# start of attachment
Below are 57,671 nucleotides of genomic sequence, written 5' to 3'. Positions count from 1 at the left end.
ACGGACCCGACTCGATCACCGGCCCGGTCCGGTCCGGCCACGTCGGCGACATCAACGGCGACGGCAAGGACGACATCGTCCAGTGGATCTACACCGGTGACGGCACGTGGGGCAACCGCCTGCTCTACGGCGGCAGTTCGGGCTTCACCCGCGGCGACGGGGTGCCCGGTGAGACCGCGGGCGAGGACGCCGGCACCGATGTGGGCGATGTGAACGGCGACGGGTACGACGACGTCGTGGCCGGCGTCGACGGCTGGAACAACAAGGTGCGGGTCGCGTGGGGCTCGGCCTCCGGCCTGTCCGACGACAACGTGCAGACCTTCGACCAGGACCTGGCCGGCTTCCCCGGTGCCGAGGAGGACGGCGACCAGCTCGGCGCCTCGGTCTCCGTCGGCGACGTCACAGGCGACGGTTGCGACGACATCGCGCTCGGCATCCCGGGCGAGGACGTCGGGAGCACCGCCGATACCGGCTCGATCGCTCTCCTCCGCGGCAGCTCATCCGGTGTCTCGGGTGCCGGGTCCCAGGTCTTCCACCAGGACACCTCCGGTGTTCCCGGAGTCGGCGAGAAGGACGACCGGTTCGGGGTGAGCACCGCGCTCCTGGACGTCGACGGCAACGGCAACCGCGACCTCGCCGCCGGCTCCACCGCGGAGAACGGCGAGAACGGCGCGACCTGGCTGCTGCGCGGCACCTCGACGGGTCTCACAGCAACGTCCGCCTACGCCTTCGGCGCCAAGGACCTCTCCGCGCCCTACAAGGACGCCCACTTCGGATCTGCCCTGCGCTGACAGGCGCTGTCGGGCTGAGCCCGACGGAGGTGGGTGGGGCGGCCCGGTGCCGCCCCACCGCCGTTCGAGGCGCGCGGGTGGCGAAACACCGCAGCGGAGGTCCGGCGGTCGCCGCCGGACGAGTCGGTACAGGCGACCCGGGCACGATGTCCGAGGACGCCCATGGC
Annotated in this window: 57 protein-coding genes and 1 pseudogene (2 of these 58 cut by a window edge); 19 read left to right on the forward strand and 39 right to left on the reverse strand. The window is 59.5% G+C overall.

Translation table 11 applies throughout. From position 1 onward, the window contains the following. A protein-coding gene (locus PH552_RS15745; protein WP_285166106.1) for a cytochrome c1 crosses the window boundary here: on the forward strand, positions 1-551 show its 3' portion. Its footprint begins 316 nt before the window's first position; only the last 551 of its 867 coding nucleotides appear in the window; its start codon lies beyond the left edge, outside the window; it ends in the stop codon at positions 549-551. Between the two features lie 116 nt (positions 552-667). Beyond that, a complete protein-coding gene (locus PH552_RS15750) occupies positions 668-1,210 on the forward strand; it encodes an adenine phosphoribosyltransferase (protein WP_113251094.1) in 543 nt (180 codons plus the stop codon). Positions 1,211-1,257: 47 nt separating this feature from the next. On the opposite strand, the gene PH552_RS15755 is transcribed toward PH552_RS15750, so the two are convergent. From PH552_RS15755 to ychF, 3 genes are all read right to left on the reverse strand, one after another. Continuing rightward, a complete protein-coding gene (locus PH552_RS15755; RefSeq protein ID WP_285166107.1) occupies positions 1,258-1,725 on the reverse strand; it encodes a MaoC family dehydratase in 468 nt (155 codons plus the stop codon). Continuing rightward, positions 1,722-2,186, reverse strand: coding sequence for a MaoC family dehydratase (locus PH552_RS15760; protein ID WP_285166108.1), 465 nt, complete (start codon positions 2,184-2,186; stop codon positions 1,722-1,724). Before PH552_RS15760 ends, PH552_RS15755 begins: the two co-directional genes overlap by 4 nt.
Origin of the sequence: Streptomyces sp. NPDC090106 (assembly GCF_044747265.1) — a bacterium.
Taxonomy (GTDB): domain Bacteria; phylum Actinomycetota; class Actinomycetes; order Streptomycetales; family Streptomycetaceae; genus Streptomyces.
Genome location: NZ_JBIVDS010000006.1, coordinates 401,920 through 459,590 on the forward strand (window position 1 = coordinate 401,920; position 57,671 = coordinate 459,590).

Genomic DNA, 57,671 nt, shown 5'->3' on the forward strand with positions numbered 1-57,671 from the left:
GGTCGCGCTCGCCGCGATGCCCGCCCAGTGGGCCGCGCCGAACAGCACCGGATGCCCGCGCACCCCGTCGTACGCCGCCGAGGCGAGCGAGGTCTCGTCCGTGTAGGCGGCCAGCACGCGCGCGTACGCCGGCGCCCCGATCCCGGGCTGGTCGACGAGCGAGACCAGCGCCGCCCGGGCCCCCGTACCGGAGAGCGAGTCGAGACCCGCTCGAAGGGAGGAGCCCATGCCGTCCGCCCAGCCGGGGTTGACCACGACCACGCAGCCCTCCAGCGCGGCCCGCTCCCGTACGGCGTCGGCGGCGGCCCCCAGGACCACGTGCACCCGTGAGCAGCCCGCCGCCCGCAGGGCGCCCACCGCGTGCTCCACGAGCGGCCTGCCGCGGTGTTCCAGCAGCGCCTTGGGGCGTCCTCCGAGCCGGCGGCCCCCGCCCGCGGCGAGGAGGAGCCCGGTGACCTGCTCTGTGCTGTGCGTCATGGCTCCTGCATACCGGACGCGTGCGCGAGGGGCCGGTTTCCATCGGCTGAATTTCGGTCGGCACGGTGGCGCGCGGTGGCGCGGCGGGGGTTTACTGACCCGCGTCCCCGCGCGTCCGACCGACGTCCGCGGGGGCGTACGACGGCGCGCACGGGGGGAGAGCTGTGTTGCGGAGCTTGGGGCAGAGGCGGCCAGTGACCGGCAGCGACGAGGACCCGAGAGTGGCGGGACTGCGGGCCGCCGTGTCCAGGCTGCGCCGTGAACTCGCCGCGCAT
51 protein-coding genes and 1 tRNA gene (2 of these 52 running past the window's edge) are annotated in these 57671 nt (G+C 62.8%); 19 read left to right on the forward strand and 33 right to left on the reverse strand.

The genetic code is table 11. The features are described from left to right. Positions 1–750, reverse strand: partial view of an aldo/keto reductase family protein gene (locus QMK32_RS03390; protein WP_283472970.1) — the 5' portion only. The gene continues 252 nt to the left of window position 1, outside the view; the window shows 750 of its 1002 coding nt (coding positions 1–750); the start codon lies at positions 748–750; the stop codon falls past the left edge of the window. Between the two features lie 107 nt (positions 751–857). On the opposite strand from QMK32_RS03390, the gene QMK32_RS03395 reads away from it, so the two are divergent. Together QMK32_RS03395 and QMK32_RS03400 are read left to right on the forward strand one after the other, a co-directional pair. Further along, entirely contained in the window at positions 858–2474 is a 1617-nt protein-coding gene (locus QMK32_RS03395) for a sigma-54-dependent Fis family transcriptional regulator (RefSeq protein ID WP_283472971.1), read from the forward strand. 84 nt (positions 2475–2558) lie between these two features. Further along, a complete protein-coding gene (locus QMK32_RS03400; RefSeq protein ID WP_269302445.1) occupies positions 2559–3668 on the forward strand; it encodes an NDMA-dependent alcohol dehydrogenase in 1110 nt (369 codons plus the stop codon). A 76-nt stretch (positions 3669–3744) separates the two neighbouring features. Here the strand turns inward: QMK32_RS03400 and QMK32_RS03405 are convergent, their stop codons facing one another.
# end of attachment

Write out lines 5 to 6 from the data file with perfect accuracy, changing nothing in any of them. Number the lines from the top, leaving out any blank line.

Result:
Origin of the sequence: Streptomyces sp. NPDC090106 (assembly GCF_044747265.1) — a bacterium.
Taxonomy (GTDB): domain Bacteria; phylum Actinomycetota; class Actinomycetes; order Streptomycetales; family Streptomycetaceae; genus Streptomyces.